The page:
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12 August 2014

Representing table structures in memory

By Andrew Clifford

The design challenges Metrici has faced with summary data are common to lots of systems, and the solution we have adopted could be used elsewhere.

Metrici holds data across multiple nodes and members, each of which is physically implemented as a separate row in the database. This is very versatile but can be slow to gather, process and display large volumes of data. This problem is not unique to Metrici - many systems need to manipulate data in summary form, rather than record-at-a-time.

We have tried lots of different approaches. We had one approach for displaying tables of data, one for holding evaluation scores from assessments, another for holding reporting data, one for creating charts, one for importing data, another for exporting data, and so on. We used both XML and JavaScript objects. Although each approach was a reasonable response to different aspects of design, the overall result was a muddle.

To overcome this, we standardised on a single way of representing summary data, and rebuilt components around this. Although not optimised for any single purpose, the ability to reuse the same components across the system has made everything much simpler.

The basic idea of the standard is to use JavaScript Object Notation (JSON) to represent summary data as tables. The structure of each table is very simple:

  • Each table is an object.
  • Each table has an array of column objects called "columns".
  • Each column has name, reference and type properties.
  • Each table has an array of row objects called "rows".
  • Each row object contains a set of fields.
  • The names of the fields match the references of the columns.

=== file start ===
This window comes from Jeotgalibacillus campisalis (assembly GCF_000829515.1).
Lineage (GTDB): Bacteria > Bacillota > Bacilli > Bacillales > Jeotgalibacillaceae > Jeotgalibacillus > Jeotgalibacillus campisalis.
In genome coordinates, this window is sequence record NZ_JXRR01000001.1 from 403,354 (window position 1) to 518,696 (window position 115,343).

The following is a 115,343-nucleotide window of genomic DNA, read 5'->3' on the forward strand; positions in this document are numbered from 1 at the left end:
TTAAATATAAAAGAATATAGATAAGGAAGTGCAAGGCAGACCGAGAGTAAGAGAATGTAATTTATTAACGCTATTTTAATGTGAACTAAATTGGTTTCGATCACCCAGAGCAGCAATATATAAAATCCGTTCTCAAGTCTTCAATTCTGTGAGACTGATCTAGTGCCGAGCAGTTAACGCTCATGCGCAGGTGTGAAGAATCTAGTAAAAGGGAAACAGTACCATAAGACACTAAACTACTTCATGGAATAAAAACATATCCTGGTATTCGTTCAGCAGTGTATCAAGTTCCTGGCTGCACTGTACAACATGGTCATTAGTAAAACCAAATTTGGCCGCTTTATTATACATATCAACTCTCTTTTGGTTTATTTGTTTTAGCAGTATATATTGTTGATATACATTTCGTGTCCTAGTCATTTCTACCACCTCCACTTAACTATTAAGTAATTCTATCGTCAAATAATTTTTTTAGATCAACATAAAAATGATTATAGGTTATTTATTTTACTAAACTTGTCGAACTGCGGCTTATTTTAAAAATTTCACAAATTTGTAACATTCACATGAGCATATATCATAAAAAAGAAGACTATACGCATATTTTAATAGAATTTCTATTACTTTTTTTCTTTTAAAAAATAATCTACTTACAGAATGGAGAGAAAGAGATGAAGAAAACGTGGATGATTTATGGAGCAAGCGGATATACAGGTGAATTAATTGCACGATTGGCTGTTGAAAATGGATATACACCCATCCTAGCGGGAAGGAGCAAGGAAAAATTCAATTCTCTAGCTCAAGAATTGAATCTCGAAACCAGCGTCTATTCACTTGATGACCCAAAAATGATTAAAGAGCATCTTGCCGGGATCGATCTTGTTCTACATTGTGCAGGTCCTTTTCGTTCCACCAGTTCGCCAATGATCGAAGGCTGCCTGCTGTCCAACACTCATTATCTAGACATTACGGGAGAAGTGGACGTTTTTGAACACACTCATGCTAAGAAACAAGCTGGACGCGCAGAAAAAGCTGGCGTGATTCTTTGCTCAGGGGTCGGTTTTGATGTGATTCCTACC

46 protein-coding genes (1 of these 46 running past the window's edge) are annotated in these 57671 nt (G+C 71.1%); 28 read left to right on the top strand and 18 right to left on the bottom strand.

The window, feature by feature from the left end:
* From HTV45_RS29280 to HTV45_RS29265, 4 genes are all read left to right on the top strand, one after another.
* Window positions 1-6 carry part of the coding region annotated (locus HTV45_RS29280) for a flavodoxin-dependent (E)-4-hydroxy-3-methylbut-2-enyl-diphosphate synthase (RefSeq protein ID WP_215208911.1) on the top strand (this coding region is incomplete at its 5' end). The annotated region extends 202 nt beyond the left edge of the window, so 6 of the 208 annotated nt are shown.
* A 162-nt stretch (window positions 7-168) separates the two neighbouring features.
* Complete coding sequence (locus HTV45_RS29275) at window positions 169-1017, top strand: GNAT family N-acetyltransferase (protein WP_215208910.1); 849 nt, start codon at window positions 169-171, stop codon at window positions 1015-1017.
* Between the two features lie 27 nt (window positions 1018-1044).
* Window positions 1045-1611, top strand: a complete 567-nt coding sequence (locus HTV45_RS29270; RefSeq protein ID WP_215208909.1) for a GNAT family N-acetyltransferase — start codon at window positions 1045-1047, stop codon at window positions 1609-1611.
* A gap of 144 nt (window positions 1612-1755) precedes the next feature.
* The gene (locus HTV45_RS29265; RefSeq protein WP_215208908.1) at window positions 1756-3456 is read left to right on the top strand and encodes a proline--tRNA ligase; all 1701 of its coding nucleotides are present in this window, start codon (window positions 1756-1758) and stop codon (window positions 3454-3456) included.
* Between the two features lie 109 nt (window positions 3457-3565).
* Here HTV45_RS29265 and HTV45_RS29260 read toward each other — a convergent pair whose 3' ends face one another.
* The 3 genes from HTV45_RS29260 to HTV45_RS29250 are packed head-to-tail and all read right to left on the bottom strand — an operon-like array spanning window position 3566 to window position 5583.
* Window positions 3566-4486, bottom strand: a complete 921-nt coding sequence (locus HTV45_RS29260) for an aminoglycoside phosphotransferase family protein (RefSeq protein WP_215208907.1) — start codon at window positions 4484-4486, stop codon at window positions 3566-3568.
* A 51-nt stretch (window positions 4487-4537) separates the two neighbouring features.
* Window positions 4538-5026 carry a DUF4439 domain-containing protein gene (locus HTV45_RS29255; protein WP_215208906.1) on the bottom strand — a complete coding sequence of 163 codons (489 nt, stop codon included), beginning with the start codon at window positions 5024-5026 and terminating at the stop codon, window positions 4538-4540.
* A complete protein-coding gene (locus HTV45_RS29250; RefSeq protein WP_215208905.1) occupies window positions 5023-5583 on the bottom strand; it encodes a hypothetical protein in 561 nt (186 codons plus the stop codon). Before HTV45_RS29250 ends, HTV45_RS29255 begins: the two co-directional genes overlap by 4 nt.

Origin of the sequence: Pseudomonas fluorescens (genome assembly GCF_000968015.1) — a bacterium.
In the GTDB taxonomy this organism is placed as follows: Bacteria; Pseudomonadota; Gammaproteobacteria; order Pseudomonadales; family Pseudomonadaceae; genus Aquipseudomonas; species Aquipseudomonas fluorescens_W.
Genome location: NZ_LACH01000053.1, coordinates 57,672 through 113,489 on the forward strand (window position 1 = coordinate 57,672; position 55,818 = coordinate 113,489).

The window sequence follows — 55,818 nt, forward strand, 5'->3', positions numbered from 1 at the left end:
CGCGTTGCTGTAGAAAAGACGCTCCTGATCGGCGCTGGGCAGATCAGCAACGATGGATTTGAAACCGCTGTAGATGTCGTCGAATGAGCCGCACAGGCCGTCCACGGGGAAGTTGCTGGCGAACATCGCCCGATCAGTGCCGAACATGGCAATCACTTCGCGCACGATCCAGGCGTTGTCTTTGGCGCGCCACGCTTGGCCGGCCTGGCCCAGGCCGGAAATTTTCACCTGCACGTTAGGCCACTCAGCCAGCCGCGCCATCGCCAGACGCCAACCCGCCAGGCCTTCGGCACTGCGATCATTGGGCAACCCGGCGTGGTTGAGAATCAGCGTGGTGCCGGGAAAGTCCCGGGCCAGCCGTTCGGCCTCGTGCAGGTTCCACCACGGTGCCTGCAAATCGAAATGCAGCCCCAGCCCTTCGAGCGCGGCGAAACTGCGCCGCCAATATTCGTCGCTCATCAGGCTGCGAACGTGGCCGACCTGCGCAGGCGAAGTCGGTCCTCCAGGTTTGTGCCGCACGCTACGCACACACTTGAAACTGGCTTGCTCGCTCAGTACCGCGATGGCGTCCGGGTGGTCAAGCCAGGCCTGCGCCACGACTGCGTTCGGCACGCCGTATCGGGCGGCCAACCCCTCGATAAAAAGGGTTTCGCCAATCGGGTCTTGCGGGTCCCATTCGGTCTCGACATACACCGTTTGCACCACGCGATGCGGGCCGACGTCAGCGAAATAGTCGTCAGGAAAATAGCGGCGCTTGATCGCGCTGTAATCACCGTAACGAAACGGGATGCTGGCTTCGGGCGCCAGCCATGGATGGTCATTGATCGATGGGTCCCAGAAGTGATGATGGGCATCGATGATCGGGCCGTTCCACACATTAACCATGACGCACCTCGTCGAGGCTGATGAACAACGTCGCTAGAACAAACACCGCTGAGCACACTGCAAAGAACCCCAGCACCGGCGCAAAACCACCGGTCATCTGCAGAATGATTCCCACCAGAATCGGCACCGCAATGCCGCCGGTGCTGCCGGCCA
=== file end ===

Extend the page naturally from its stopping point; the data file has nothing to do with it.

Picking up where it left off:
• The values of the fields match the data types in the corresponding column.
  • Each table can have an options object to control processing.

The full standard is documented in the Metrici table structure documentation. As a simple example, the table:

NameSpecies
FidoDog
TiddlesCat
JawsGoldfish

Can be represented using the structure:

{
"columns": [
{
"reference": "name"
"name": "Name",
"type": "text"
},
{
"reference": "species",
"name": "Species",
"type": "text"
}
],
"rows": [
{
"name": "Fido",
"species": "Dog"
},
{
"name": "Tiddles",
"species": "Cat"
},
{
"name": "Jaws",
"species": "Goldfish"
}
]
}

The same structure is used throughout Metrici for different purposes. It is used to efficiently extract data from the triple store, including incrementally recalculating only those parts of a table that have changed. It is used for set-based operations such as filtering and data aggregation. It is used to display data as HTML tables, blocks of content, or lists. It is used to pass data to charting routines. It is used as an in-memory structure, but it is also written to and read from node members to persist tables in the database. It is particularly effective with Metrici's derivation processing, efficiently providing summarised data that is automatically kept up to date. It is very fast indeed.

The standard we have adopted for representing tables in memory has proved really useful in many different scenarios, and I would recommend it to anyone facing similar design problems. Over the next few weeks I will show in more detail how it is used in different parts of Metrici.

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